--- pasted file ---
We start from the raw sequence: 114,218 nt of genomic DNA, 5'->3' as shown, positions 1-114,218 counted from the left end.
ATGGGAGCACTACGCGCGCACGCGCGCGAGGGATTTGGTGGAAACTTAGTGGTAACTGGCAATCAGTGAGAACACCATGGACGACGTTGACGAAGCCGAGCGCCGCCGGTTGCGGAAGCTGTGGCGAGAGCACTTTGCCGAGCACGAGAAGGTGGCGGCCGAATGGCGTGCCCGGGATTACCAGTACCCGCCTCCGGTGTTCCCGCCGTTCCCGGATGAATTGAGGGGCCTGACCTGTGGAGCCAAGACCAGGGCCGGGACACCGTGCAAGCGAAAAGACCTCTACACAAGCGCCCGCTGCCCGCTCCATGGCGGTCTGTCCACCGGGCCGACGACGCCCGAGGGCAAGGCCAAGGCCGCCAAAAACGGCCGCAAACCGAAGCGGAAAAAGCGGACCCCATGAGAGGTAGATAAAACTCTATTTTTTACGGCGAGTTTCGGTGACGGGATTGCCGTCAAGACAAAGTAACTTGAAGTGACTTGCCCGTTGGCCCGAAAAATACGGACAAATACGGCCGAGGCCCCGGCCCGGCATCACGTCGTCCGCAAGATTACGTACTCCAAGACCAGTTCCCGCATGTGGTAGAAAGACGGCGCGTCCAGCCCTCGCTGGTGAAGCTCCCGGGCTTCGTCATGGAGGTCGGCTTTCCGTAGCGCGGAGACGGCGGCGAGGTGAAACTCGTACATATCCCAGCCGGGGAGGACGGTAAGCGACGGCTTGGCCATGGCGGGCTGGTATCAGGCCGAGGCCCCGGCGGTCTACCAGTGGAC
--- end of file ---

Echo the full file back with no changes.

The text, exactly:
We start from the raw sequence: 114,218 nt of genomic DNA, 5'->3' as shown, positions 1-114,218 counted from the left end.
ATGGGAGCACTACGCGCGCACGCGCGCGAGGGATTTGGTGGAAACTTAGTGGTAACTGGCAATCAGTGAGAACACCATGGACGACGTTGACGAAGCCGAGCGCCGCCGGTTGCGGAAGCTGTGGCGAGAGCACTTTGCCGAGCACGAGAAGGTGGCGGCCGAATGGCGTGCCCGGGATTACCAGTACCCGCCTCCGGTGTTCCCGCCGTTCCCGGATGAATTGAGGGGCCTGACCTGTGGAGCCAAGACCAGGGCCGGGACACCGTGCAAGCGAAAAGACCTCTACACAAGCGCCCGCTGCCCGCTCCATGGCGGTCTGTCCACCGGGCCGACGACGCCCGAGGGCAAGGCCAAGGCCGCCAAAAACGGCCGCAAACCGAAGCGGAAAAAGCGGACCCCATGAGAGGTAGATAAAACTCTATTTTTTACGGCGAGTTTCGGTGACGGGATTGCCGTCAAGACAAAGTAACTTGAAGTGACTTGCCCGTTGGCCCGAAAAATACGGACAAATACGGCCGAGGCCCCGGCCCGGCATCACGTCGTCCGCAAGATTACGTACTCCAAGACCAGTTCCCGCATGTGGTAGAAAGACGGCGCGTCCAGCCCTCGCTGGTGAAGCTCCCGGGCTTCGTCATGGAGGTCGGCTTTCCGTAGCGCGGAGACGGCGGCGAGGTGAAACTCGTACATATCCCAGCCGGGGAGGACGGTAAGCGACGGCTTGGCCATGGCGGGCTGGTATCAGGCCGAGGCCCCGGCGGTCTACCAGTGGAC